BYU legend Janie Thompson launched careers, touched lives as founder of Young Ambassadors, Lamanite Generation

Published: Saturday, June 8 2013 7:55 p.m. MDT

LeeAndra Lowe, Cherilyn Eagar and Nancy Schultz sing a song during a memorial service for Janie Thompson, the founder of BYU's internationally touring Young Ambassadors, at the BYU multi-stake center in Provo on Saturday, June 8, 2013.

Kristin Murphy, Deseret News

PROVO — Sandi Griffiths attended her first audition at BYU as a spectator, initially feeling too shy to try out herself. But the director, Janie Thompson, had no ill words for the plethora of hopefuls. If a student really couldn't sing, she smiled and said, "Oh, you're wonderful! Could you carry a flag?"

Watching Thompson, Griffiths worked up the courage to sing "I'm as Corny as Kansas in August."

"She changed the course of my life," said Griffiths, who later sang on "The Lawrence Welk Show" for 12 years.

Thompson, who died June 1 at the age of 91, had a chance at her own career as a professional entertainer, but gave it up to mentor others as the founder of the Student Program Bureau. She ultimately founded six groups at BYU, two of which, the Young Ambassadors and Living Legends, continue to tour internationally today. She continued writing and producing shows after her retirement and published more than 100 musical works.

But her greatest accomplishment, those who knew her say, was mothering the students she considered her children.

"She had a superpower, if you ask me, to know the potential of her students," her niece, Barbara Acheson, said. "She could look past the makeup and clothes right into the soul and pull that out."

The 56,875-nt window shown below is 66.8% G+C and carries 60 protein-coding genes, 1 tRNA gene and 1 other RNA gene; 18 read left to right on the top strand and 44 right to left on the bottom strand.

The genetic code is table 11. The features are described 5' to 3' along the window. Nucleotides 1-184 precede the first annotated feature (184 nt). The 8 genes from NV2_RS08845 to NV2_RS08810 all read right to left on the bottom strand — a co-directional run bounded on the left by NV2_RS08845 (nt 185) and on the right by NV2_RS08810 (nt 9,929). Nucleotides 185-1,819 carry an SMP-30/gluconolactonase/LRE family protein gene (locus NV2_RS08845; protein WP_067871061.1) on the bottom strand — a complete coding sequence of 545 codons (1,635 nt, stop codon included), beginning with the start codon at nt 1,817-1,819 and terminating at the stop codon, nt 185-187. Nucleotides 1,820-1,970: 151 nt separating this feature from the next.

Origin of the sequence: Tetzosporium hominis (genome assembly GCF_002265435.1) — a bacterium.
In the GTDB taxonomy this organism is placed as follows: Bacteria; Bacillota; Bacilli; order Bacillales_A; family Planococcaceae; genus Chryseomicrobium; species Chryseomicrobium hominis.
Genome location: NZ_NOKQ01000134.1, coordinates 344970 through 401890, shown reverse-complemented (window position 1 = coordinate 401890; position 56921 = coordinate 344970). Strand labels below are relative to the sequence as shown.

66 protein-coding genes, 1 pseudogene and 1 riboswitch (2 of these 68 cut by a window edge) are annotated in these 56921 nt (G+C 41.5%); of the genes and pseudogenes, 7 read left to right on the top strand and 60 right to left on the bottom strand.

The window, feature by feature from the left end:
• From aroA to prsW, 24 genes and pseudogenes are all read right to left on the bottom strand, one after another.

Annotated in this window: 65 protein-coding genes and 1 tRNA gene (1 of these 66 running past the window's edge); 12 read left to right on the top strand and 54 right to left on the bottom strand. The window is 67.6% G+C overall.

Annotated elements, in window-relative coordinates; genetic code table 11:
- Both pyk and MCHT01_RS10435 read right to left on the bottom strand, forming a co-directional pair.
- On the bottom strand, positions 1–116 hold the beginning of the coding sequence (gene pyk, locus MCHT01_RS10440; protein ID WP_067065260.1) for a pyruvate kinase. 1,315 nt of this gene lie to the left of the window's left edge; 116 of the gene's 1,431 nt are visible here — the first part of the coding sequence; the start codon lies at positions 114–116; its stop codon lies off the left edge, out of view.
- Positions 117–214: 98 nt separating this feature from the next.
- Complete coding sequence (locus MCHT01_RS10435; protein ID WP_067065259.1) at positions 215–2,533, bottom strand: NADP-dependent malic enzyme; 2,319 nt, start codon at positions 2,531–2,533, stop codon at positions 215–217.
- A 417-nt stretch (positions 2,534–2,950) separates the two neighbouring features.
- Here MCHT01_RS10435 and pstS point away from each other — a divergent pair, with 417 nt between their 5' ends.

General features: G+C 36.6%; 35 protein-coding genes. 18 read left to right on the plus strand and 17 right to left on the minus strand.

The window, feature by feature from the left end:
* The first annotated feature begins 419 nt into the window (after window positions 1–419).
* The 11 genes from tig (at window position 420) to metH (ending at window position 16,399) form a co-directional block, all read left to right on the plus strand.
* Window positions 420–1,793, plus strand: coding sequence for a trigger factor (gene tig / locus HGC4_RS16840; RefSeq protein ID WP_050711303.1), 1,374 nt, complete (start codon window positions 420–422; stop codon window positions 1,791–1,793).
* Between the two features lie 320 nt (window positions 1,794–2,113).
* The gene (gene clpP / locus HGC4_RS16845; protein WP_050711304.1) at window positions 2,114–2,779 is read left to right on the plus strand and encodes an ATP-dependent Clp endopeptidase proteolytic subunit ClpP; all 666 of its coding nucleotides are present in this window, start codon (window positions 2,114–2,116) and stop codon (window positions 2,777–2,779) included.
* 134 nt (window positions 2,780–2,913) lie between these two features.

International legacy

Thompson became the founder of a BYU entertainment initiative then known as the Student Program Bureau in 1952. BYU President Ernest Wilkinson called to ask her to start it shortly after she returned from a mission for The Church of Jesus Christ of Latter-day Saints. She had received a job offer from the Ike Carpenter band earlier that same day and was less than thrilled about giving up her opportunity with Ike Carpenter, but she considered Wilkinson's invitation a calling from God.

Randy Boothe, who performed with the Young Ambassadors during their first international tour, said the BYU job also helped align Thompson with her personal vision of using music to spread the gospel.

"She saw great opportunities — doors were opening for her right and left, but she also had opportunities to use her talents to sell cigarettes," said Boothe, now the director of the Young Ambassadors himself. "She thought to herself, 'I'm not going to use my talents to sell that.' What she was selling at BYU was everything that was good with the youth of America."

During her first four years, she put on more than 2,000 shows, traveling to every high school in Utah. At the same time, she put together several youth productions for the Young Women's Mutual Improvement Association. She burned out and then moved to New York for three years to teach in a professional studio.

Wilkinson eventually called again, and Thompson returned to BYU in 1959. She embarked on the school's first international tour a year later.

The Young Ambassadors came together a decade later, when BYU was invited to send a group to represent the U.S. at the 1970 world expo in Osaka, Japan. Boothe, who had played in a band for another BYU performing group, was recruited as a singer/dancer for the Young Ambassadors.

"We performed on the grand stage, which was separated from the main area by a fountain, like at the Bellagio," he said. "It was the first time anyone had seen water move to music with lights like that."

The band that accompanied the Young Ambassadors played from a motorized stage that moved around the fountain during the show, Boothe said.

"The international audiences just loved the group," Boothe said. "Year after year after that, they received invitations."

The Young Ambassadors have since performed in nearly 60 countries.

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